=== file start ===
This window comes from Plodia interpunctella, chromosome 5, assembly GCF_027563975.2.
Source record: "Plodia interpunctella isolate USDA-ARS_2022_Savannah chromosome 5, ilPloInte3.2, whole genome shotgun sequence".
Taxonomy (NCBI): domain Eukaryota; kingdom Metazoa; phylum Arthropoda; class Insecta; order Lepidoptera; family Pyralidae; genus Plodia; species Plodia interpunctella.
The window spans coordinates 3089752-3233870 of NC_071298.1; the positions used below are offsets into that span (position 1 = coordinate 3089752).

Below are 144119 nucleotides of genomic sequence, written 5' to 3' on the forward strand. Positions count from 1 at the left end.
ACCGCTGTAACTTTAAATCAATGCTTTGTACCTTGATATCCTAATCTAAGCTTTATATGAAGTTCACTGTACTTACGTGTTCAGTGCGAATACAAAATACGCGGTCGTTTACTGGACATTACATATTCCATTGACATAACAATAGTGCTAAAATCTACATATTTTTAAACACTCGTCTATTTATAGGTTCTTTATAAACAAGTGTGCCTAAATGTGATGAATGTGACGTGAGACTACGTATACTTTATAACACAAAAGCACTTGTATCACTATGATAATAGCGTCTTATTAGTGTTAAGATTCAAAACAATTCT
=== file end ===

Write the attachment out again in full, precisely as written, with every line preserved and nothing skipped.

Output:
This window comes from Plodia interpunctella, chromosome 5, assembly GCF_027563975.2.
Source record: "Plodia interpunctella isolate USDA-ARS_2022_Savannah chromosome 5, ilPloInte3.2, whole genome shotgun sequence".
Taxonomy (NCBI): domain Eukaryota; kingdom Metazoa; phylum Arthropoda; class Insecta; order Lepidoptera; family Pyralidae; genus Plodia; species Plodia interpunctella.
The window spans coordinates 3089752-3233870 of NC_071298.1; the positions used below are offsets into that span (position 1 = coordinate 3089752).

Below are 144119 nucleotides of genomic sequence, written 5' to 3' on the forward strand. Positions count from 1 at the left end.
ACCGCTGTAACTTTAAATCAATGCTTTGTACCTTGATATCCTAATCTAAGCTTTATATGAAGTTCACTGTACTTACGTGTTCAGTGCGAATACAAAATACGCGGTCGTTTACTGGACATTACATATTCCATTGACATAACAATAGTGCTAAAATCTACATATTTTTAAACACTCGTCTATTTATAGGTTCTTTATAAACAAGTGTGCCTAAATGTGATGAATGTGACGTGAGACTACGTATACTTTATAACACAAAAGCACTTGTATCACTATGATAATAGCGTCTTATTAGTGTTAAGATTCAAAACAATTCT